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Stochastic Compositional Gradient Descent: Algorithms for Minimizing Compositions of Expected-Value Functions

Mengdi Wang (mengdiw***at***princeton.edu)
Ethan Fang (xingyuan***at***princeton.edu)
Han Liu (hanliu***at***princeton.edu)

Abstract: Classical stochastic gradient methods are well suited for minimizing expected-value objective functions. However, they do not apply to the minimization of a nonlinear function involving expected values or a composition of two expected-value functions, i.e., problems of the form $\min_x \E_v\[f_v\big(\E_w [g_w(x)]\big) \]$. In order to solve this stochastic composition problem, we propose a class of stochastic compositional gradient descent (SCGD) algorithms that can be viewed as stochastic versions of quasi-gradient method. SCGD update the solutions based on noisy sample gradients of $f_v,g_{w}$ and use an auxiliary variable to track the unknown quantity $\E_w\[g_w(x)\]$. We prove that the SCGD converge almost surely to an optimal solution for convex optimization problems, as long as such a solution exists. The convergence involves the interplay of two iterations with different time scales. For nonsmooth convex problems, the SCGD achieve a convergence rate of $\O(k^{-1/4})$ in the general case and $\O(k^{-2/3})$ in the strongly convex case, after taking $k$ samples. For smooth convex problems, the SCGD can be accelerated to converge at a rate of $\O(k^{-2/7})$ in the general case and $\O(k^{-4/5})$ in the strongly convex case. For nonconvex problems, we prove that any limit point generated by SCGD is a stationary point, for which we also provide the convergence rate analysis. Indeed, the stochastic setting where one wants to optimize compositions of expected-value functions is very common in practice. The proposed SCGD methods find wide applications in learning, estimation, dynamic programming, etc.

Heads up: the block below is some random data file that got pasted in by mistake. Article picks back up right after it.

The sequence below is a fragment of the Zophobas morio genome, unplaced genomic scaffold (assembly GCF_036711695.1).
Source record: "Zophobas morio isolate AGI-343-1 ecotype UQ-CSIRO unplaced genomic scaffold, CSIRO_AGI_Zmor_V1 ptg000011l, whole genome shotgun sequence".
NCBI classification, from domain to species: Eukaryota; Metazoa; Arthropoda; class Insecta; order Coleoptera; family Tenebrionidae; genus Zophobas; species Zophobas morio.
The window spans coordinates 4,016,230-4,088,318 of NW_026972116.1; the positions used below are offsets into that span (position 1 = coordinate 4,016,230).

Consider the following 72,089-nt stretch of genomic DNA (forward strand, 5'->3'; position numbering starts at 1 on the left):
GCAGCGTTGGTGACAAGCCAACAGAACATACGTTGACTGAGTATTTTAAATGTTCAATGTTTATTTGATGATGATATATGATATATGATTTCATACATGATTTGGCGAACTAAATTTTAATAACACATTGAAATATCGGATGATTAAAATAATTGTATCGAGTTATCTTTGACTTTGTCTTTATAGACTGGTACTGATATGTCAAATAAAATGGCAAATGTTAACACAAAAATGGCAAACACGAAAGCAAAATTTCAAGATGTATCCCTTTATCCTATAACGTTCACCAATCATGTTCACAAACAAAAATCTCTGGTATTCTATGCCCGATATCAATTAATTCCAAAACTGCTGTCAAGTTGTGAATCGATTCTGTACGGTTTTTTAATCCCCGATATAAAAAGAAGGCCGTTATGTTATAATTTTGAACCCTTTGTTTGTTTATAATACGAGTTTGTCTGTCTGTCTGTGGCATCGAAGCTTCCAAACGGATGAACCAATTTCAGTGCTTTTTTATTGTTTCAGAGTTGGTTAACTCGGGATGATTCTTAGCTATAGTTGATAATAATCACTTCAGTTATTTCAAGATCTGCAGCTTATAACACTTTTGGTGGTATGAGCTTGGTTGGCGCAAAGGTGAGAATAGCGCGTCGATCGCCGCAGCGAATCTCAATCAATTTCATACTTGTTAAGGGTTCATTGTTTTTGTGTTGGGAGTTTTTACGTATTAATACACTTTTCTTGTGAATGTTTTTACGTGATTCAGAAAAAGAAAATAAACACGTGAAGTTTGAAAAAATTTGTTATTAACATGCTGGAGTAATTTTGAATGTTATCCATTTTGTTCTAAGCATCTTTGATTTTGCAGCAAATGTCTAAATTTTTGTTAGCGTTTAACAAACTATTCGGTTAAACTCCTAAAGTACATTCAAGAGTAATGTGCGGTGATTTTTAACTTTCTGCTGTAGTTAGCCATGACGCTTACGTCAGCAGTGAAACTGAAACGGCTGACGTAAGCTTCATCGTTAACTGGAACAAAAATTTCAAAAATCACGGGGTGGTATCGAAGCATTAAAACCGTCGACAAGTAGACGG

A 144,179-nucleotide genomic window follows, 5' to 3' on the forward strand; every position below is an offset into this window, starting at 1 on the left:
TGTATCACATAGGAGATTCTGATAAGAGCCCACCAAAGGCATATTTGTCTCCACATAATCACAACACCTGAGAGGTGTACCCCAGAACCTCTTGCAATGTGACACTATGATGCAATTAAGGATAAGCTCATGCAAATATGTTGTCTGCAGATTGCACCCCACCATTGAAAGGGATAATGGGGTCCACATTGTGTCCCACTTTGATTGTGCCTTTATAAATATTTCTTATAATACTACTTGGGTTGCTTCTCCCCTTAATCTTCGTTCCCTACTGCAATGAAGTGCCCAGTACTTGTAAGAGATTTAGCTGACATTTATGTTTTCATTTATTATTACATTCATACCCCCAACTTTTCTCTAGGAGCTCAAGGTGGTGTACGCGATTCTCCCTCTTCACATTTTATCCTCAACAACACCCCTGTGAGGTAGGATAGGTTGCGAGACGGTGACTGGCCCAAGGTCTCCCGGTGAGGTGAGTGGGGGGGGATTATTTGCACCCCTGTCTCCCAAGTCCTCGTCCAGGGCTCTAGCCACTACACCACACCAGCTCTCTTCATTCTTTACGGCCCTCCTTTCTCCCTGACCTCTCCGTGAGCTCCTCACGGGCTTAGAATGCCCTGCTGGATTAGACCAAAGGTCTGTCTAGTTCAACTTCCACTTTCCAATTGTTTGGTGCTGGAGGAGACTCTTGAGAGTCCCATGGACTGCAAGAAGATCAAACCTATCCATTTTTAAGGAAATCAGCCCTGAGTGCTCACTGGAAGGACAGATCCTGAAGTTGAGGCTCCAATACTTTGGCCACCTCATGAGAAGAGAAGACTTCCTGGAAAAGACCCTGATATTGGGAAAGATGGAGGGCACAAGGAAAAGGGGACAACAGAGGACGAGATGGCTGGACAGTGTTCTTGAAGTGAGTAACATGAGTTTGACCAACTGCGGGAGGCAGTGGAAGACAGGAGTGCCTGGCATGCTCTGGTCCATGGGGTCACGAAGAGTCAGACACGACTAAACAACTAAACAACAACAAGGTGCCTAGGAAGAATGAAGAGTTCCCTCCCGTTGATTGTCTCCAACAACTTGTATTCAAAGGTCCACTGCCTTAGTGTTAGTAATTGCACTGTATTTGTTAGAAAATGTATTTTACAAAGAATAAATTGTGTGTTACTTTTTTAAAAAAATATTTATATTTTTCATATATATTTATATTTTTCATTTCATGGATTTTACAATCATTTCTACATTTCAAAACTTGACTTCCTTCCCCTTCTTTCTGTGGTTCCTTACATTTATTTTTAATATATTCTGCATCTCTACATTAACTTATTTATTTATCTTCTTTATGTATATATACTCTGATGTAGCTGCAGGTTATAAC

Keywords: stochastic optimization, stochastic gradient, sample complexity, statistical learning, composition

Category 1: Convex and Nonsmooth Optimization (Convex Optimization )

Category 2: Stochastic Programming

Category 3: Applications -- Science and Engineering (Statistics )


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Entry Submitted: 11/13/2014
Entry Accepted: 11/14/2014
Entry Last Modified: 09/01/2015

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